A Venerable Variety of Variables — Understanding Variables in Unity

Variables are core construction block of working in C#, and in turn, Unity. Fortunately, variables are quite simple once you break them down to their basest form.

A variable is an identifier that stores a desired value of a type.

All variables have a Type, Name, and value associated with them.

Let’s look at a few examples:

A Boolean is a simple True/False check. You can name a Boolean ANYTHING, but it only holds a True/False check.

Let’s use an example you may need for a videogame;

The player can only open a door if they have the key for it (This example assumes there is only one key).

Think of a boolean like a question: “Does the player have the key?”

The boolean is named “Doeshavekey”, and is defaulted to false.

This variable type can only hold the yes/no, and is perfect for simple conditionals. When the player picks up the key, we can “flip” the bool to true, allowing them to proceed.

Next, an integer variable (int).

An int variable holds a whole number value.

In-game example; a scoring or currency system.

The integer variable is named “currentmoney”.

If you need to use decimal points for your tracked number value, we use float instead.

Float’s are very similar to Integers, but they can track decimals.

Floats are better used for movement systems or anywhere you may need fractional information.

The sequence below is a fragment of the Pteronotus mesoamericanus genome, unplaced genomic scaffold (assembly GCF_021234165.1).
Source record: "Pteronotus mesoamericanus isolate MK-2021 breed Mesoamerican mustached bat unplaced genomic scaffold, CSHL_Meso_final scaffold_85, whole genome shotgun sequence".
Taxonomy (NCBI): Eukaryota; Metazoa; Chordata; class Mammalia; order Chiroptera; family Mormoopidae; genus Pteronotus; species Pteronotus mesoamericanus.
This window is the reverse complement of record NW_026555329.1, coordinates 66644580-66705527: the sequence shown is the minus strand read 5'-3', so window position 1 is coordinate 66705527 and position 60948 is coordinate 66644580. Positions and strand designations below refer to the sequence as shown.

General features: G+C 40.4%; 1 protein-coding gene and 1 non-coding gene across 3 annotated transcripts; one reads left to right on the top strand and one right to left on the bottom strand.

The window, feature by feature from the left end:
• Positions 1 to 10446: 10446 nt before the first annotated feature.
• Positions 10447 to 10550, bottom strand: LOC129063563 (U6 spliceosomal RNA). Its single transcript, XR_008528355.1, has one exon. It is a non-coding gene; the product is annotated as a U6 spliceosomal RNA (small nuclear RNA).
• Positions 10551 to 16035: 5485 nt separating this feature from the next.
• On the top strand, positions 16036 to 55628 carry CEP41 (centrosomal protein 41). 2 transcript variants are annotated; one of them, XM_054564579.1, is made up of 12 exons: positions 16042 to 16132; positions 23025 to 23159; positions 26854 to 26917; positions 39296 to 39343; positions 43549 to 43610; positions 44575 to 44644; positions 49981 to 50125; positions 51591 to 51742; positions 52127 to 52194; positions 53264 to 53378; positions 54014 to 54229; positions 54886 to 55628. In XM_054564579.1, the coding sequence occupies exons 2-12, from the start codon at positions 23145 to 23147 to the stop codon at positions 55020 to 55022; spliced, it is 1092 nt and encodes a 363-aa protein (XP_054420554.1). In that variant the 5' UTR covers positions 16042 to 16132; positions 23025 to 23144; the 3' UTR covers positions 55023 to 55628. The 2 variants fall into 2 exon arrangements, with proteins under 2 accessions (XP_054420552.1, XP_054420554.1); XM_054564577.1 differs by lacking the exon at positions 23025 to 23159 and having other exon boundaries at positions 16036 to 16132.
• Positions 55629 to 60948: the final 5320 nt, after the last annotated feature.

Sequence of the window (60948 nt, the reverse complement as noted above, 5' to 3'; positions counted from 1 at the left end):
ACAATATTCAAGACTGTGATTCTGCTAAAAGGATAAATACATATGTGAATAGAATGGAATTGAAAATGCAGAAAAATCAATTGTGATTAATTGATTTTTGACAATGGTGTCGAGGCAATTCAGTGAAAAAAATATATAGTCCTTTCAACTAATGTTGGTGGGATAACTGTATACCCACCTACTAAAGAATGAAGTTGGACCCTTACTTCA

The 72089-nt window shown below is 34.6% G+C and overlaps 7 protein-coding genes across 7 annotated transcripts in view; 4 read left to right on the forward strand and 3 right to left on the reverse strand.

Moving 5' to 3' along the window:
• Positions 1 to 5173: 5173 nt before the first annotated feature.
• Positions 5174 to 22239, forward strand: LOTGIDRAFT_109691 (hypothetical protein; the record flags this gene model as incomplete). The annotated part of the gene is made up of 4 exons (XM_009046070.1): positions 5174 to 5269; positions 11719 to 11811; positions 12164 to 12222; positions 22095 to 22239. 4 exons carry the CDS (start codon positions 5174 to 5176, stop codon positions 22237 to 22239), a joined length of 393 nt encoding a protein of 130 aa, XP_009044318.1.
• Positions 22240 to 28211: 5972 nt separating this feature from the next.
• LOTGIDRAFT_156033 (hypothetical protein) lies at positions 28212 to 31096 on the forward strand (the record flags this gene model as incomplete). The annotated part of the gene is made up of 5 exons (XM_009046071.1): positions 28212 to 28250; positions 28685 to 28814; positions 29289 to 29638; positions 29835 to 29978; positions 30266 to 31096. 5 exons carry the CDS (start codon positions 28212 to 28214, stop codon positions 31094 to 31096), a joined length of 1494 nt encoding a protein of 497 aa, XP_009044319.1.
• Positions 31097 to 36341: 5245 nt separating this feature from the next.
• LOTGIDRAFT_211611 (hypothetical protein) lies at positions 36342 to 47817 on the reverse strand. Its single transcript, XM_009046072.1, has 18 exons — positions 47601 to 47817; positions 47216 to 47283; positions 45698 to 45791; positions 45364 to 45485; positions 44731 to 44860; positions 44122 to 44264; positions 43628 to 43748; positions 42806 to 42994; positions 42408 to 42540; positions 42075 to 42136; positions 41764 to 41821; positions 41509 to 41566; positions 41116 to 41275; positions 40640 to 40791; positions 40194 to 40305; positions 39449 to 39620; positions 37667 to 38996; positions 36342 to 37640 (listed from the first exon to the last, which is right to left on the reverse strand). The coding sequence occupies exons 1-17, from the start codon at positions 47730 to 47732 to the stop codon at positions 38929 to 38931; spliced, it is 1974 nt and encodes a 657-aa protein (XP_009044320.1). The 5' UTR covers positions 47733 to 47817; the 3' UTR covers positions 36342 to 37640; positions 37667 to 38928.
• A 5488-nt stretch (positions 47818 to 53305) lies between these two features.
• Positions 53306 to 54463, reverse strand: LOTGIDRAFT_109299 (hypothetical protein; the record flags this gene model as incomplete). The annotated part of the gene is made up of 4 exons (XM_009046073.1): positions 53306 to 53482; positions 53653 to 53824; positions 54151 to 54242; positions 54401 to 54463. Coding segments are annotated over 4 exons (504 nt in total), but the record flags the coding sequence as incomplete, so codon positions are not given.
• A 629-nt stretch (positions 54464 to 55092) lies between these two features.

As a parting note, in Unity you must specify variables as Public or Private. There are a few key differences to the two.

Public variables can be accessed by other scripts, and can be seen inside the Unity Inspector window (and edited there too).

My public speed variable can be changed from the Unity Inspector.

Keep in mind that any changes made in the Inspector OVERRIDE the script’s value.

Private variables cannot be edited by other scripts, and cannot be seen in the editor. Private scripts are generally used when the value tracked is only needed on the object it is attached to and does not need to be edited by another script.

There are more variable types in Unity, and we will cover them as we move forward with these tutorials!

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Jack Leavey

Jack Leavey

I am a software engineer with years of experience branching into game development, specifically in Unity. Follow along for guides on creating game mechanics!